When we get a craving for something sweet, we reach for a handful of dried fruit. Though fresh fruit has its unique benefits, dried fruit is also a great way to get nutrients, fiber and vitamins.
Most dried fruits are significant sources of fiber, which promotes colon health, lowers cholesterol and controls diabetes. Dried apples, for example, contain five grams of fiber per serving and dried apricots offer up four grams per serving. Most berries are also fairly high in fiber. Our berry mix, which includes sweet strawberries, blackberries, cranberries and cherries, packs in three grams of fiber per serving.
Dried fruits also offer the same basic nutrient boost as their fresh counterparts. Dried strawberries are a super source of vitamin C, potassium and folate. Whole dried cranberries have powerful proanthocyanidins that promote urinary tract health and help prevent stomach ulcers and gum disease. Dark raisins are 70 percent pure fructose, which makes them an excellent and easily digested high-energy food. They’re a particularly fantastic snack to munch on before playing sports or going for a run.
Dried fruit also gives you a chance get a taste of exotic fruits, as well as fruits that arenâ€™t in season. Goji berries, which are grown in the Himalayan Mountains, spoil quite quickly and are rarely sold fresh in the United States. The dried version of the superfood allows you to access the berry’s unique immune-boosting antioxidants. Moist Turkish figs and plump Medjool dates are special treats that you don’t see every day, and our brand-new dried pomegranates are loaded with vitamins.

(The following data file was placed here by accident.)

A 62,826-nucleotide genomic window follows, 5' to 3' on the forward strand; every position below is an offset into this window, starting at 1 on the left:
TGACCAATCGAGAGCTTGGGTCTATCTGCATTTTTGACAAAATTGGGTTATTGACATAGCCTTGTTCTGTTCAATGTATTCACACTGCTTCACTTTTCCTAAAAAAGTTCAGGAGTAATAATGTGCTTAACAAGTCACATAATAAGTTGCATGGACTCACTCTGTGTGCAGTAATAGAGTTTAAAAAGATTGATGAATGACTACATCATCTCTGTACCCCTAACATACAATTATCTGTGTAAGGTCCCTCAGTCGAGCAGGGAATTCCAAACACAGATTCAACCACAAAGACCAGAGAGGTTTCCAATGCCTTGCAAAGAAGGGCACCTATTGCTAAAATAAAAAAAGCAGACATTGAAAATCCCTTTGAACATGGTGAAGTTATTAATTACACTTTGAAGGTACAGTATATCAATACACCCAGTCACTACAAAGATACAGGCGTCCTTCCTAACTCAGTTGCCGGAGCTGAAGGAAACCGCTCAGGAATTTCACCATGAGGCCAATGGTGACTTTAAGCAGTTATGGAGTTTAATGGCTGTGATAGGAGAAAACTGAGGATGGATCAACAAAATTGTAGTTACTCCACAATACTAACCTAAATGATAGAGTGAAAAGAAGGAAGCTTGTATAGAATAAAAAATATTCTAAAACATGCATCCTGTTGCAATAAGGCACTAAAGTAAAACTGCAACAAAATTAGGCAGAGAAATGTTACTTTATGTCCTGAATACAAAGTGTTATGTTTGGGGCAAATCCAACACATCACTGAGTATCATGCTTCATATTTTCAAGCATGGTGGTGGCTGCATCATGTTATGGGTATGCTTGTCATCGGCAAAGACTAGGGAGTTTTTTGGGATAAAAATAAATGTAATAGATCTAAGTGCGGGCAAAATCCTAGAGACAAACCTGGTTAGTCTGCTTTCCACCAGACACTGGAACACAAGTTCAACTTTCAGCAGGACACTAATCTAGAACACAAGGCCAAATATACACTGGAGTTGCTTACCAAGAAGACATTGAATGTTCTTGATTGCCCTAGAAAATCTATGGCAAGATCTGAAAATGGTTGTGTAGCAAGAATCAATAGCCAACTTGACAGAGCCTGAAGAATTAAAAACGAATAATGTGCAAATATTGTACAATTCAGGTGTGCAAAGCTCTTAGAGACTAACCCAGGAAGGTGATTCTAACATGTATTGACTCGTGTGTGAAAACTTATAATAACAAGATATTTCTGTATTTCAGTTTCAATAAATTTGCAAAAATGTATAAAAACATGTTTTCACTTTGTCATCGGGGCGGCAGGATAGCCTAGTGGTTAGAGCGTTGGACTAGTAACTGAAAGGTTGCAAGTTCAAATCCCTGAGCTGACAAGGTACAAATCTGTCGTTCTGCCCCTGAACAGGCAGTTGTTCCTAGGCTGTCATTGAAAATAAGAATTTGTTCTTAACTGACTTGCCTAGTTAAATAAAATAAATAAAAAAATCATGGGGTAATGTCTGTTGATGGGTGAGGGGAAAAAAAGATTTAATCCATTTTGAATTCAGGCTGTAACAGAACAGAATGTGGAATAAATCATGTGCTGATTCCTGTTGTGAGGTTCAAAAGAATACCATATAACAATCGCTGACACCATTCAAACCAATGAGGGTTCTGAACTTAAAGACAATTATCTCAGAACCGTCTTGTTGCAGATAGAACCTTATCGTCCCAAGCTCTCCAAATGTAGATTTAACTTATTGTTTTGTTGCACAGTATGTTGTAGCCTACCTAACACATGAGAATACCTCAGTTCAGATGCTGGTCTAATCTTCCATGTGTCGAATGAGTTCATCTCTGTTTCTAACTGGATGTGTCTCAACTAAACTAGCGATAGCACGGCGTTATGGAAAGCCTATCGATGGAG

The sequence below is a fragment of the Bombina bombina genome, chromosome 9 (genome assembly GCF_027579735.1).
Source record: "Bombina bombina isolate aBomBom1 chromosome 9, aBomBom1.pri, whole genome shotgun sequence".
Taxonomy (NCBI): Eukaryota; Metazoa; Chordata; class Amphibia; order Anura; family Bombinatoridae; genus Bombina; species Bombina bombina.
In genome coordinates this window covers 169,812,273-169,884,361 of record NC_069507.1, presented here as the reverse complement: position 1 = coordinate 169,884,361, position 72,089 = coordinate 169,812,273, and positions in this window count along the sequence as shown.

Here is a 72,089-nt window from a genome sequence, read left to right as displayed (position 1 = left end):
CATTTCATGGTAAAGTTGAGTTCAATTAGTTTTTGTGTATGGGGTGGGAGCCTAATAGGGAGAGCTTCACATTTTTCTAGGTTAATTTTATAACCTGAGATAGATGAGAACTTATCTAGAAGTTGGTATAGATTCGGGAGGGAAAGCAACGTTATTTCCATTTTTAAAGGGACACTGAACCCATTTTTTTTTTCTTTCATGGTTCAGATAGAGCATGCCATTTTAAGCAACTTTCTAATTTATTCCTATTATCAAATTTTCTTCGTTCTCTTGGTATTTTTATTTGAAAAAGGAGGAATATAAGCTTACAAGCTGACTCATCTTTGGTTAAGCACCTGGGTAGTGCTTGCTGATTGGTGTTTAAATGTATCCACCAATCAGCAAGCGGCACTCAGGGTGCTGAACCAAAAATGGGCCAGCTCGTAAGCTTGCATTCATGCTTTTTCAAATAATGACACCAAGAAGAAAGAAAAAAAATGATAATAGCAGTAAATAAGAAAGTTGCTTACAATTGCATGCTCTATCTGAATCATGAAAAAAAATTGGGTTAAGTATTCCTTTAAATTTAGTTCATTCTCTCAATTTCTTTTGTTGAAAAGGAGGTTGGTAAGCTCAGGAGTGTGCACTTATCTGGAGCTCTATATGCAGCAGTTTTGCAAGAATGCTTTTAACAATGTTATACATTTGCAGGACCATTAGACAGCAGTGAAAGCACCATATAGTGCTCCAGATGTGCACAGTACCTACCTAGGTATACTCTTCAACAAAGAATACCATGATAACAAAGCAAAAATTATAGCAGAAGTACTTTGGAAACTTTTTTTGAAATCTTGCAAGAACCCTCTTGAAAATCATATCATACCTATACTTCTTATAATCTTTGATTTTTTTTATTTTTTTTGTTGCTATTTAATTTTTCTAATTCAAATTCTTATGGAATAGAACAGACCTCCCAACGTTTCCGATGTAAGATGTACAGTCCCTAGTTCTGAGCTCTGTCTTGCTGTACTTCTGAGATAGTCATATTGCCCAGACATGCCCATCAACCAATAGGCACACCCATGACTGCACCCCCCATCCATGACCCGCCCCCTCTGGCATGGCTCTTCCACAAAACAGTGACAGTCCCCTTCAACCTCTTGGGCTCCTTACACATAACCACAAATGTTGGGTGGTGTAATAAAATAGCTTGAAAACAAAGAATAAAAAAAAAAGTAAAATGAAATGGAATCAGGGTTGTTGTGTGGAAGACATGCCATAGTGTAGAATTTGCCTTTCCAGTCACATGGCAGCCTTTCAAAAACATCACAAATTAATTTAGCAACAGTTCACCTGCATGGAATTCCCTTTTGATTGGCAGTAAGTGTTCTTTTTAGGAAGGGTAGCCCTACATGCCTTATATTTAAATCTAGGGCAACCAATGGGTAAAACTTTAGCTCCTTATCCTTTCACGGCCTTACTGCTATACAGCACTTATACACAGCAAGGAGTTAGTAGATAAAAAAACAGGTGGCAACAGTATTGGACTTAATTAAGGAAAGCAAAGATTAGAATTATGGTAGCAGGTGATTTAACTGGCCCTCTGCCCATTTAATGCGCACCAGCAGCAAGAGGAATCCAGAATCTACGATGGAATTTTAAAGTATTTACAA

Though dried fruit is more calorically dense than fresh fruit (largely because of its sugar content), it also keeps you feeling fuller longer. The low water content in dried fruit makes it a convenient healthy snack for on-the-go kids and adults. Best of all, the sweet taste of most dried fruits can satisfy your craving for sugary treats, and the fruit is far better for you than cake, cookies or candy.
If you are on a special diet, it’s best to consult your doctor before including dried fruit in your regular menu of snacks. The sugar content can relegate dried fruit to an occasional treat for some, particularly those who are following a low-carb plan.
Learn more about our full selection of dried fruit here.